“Some have used the Utah Compact to push SB60 and other state solutions, but the Utah Compact calls for a federal [immigration] solution,” Alvarez told the committee. “The Utah Compact does not claim to be a blueprint for policy. It is a guide for discussion that we should follow the U.S. Constitution as the supreme law of the land—it does not go the other way.”

Robert Wren, director of Utahns for Immigration Reform and Enforcement, pointed out to the committee that the bill requires a waiver from the federal government before its implemented, which could simply mean maintaining the “status quo.” “A great deal of time and money is going to be spent while we lobby for a waiver,” Wren said.

In committee discussion the only republican to ask Robles about her bill was chairman Madsen, who expressed plenty of reservations. He suggested that the bill ought to grant preference to undocumented immigrants who may have come to the country legally but over stayed on their visas, versus those who illegally crossed the border. “The difference to me is like inviting someone over to dinner who then perhaps eats too much or stays too long as opposed to someone who kicks down your door and eats all the food in your kitchen or pantry,” Madsen said.

Despite reservations, Madsen wanted more input on the bill from his fellow legislators. “Today I’m going to vote on this bill because I want to see this robust discussion continue,” he said.

He was the only republican on the committee to do so, casting the pivotal third yes vote to clear the way for the bill’s discussion on the Senate floor.

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Posted // February 24,2011 at 13:48


States are in turmoil because they don't have sufficient money to cover retirement pensions and money for health care for public employees. It began with Madison, Wisconsin but now it’s spreading to other States, with enormous holes in their treasuries. The time is now here to remove the illegal immigration portion of the problem. Just think about it? If--YOUR--your state doesn't enforce harsh immigration laws, thousands will arrive there from Arizona or any other zero-tolerance State. When the Grand Canyon State of Arizona began drastic reduction measures, to cut-off welfare benefits, 14th Amendment birthright citizenship law for the babies of illegal immigrants and all the provisions of new policing legislation, the huge population of illegal foreign nationals starting moving out?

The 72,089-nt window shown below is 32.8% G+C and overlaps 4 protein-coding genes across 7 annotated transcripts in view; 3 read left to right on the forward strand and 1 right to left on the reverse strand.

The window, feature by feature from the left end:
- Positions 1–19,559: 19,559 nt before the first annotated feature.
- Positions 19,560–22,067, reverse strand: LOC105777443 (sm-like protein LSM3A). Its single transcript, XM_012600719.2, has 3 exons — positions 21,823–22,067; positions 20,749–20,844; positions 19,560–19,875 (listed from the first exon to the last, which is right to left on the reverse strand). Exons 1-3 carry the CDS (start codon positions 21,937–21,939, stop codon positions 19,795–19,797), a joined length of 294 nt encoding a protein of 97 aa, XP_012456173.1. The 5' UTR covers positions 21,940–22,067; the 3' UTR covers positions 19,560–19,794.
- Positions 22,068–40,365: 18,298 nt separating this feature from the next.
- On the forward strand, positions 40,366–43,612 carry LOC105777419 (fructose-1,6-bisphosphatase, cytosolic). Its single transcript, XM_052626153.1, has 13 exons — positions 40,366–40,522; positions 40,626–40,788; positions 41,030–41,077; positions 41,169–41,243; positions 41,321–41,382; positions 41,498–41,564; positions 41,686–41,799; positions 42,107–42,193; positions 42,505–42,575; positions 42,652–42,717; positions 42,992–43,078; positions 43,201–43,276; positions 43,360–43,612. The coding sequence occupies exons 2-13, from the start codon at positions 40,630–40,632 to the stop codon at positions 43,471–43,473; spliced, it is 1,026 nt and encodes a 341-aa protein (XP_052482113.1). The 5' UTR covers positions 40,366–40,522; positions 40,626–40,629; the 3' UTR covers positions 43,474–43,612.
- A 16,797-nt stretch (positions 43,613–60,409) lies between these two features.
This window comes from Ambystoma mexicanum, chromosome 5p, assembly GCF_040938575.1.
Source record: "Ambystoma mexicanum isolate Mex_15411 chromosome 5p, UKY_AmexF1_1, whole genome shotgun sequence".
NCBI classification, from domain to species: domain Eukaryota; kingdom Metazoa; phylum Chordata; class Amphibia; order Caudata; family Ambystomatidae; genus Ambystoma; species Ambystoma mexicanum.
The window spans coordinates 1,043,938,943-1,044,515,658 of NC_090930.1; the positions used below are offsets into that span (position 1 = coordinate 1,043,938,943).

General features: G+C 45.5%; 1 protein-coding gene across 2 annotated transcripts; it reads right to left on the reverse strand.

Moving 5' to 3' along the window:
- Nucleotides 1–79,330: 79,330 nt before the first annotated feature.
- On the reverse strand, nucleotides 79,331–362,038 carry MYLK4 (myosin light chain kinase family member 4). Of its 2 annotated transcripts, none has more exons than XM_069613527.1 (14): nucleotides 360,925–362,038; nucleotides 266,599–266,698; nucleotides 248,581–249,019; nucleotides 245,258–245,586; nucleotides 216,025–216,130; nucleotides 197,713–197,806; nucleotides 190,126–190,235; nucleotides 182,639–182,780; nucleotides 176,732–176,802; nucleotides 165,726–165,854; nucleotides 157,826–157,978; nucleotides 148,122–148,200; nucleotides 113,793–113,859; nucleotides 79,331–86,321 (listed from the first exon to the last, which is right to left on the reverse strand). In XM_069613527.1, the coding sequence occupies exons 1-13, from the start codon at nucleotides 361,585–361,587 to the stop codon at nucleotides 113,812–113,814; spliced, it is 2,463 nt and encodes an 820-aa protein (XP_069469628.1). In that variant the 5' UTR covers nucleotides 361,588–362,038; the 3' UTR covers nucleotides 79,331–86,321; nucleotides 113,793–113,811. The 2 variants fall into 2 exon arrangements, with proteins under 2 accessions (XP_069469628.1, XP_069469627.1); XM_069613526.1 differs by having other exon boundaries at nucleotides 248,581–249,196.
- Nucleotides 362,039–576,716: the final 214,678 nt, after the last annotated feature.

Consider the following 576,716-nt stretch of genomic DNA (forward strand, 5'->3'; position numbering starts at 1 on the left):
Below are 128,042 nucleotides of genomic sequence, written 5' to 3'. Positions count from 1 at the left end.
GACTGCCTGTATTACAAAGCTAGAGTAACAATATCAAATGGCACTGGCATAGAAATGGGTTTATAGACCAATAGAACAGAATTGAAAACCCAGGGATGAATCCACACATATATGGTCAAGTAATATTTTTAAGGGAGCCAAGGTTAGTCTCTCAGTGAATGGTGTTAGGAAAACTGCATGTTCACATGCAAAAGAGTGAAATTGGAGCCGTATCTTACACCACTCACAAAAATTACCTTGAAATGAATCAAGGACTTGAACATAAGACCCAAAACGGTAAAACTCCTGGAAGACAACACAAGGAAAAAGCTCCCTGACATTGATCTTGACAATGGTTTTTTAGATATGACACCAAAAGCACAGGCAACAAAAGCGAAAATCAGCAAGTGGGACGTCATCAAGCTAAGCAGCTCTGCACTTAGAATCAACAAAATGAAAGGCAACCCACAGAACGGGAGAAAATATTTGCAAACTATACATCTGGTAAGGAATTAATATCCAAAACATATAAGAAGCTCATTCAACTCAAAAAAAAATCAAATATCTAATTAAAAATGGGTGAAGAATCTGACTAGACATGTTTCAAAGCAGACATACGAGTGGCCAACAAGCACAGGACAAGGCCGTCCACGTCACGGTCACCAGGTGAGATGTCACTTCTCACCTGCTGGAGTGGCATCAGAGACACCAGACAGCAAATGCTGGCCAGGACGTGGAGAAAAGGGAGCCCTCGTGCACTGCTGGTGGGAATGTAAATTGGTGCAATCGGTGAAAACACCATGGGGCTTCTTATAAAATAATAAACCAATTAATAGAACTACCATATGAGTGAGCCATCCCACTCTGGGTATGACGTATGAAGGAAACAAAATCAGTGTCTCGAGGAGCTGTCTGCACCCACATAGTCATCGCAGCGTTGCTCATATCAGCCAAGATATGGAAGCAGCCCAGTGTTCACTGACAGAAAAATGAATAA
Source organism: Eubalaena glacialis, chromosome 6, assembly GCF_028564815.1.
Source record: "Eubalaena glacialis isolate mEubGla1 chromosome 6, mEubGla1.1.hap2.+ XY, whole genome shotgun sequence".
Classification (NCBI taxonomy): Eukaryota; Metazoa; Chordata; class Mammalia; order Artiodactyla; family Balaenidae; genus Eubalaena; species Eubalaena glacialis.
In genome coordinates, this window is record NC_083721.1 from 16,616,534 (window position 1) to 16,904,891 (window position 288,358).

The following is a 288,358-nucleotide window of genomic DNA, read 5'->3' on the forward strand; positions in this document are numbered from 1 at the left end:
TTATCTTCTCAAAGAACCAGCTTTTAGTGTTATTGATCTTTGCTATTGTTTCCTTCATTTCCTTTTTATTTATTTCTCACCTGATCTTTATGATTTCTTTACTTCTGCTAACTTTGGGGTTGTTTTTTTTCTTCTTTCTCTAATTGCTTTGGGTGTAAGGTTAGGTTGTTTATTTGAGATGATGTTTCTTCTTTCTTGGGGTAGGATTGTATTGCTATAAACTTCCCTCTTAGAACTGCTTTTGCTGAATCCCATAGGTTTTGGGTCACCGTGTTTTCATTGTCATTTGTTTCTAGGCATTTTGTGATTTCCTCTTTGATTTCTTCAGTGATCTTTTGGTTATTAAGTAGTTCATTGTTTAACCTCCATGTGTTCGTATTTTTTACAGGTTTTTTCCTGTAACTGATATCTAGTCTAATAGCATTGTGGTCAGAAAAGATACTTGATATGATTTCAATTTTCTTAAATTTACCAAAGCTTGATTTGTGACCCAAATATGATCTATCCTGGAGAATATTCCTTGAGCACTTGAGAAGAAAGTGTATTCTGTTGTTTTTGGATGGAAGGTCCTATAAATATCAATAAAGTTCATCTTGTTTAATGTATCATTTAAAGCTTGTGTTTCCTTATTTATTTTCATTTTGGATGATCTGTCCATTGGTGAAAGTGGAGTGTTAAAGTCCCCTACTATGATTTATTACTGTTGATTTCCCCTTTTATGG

It's really just common sense that they don't want to be caught driving a vehicle without a license or insurance, so they will pack up their possessions. It's obvious they are going to leave States with too much harassment and may be captured and turned over to ICE. But where lawmakers have dismissed or failed to enact policing laws they will be heading your way? Immediate States near the border have overcrowded schools full of the children of illegal aliens, given no chance for the students of the legal residents to get a decent education—again the law is mandated. Schools are so undernourished by not having enough money, they have to rely on school children parents for books and other classroom material or the teacher must buy extras from their salaries. Try having a minor accident at work and being rushed to the emergency room, only to wait in the reception room for hours because the whole place is crammed with people and their children sneezing and coughing with no English spoken; the law is mandated?